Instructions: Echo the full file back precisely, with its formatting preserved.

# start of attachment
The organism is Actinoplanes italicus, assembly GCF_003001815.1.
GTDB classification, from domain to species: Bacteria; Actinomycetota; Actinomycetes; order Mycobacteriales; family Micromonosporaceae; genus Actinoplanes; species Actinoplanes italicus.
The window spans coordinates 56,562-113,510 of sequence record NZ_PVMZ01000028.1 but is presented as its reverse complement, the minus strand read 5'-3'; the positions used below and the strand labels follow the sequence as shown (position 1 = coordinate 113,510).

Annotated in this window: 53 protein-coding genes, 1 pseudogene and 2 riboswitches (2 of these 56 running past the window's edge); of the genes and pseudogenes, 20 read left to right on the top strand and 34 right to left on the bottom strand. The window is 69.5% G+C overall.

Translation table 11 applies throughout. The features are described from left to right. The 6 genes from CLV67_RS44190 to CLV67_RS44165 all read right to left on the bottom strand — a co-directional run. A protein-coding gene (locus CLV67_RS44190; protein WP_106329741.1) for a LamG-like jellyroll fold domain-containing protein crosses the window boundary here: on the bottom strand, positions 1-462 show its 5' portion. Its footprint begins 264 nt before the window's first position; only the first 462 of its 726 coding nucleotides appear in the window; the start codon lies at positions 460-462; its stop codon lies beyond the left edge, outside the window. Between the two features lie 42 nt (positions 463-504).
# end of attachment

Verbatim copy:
The organism is Actinoplanes italicus, assembly GCF_003001815.1.
GTDB classification, from domain to species: Bacteria; Actinomycetota; Actinomycetes; order Mycobacteriales; family Micromonosporaceae; genus Actinoplanes; species Actinoplanes italicus.
The window spans coordinates 56,562-113,510 of sequence record NZ_PVMZ01000028.1 but is presented as its reverse complement, the minus strand read 5'-3'; the positions used below and the strand labels follow the sequence as shown (position 1 = coordinate 113,510).

Annotated in this window: 53 protein-coding genes, 1 pseudogene and 2 riboswitches (2 of these 56 running past the window's edge); of the genes and pseudogenes, 20 read left to right on the top strand and 34 right to left on the bottom strand. The window is 69.5% G+C overall.

Translation table 11 applies throughout. The features are described from left to right. The 6 genes from CLV67_RS44190 to CLV67_RS44165 all read right to left on the bottom strand — a co-directional run. A protein-coding gene (locus CLV67_RS44190; protein WP_106329741.1) for a LamG-like jellyroll fold domain-containing protein crosses the window boundary here: on the bottom strand, positions 1-462 show its 5' portion. Its footprint begins 264 nt before the window's first position; only the first 462 of its 726 coding nucleotides appear in the window; the start codon lies at positions 460-462; its stop codon lies beyond the left edge, outside the window. Between the two features lie 42 nt (positions 463-504).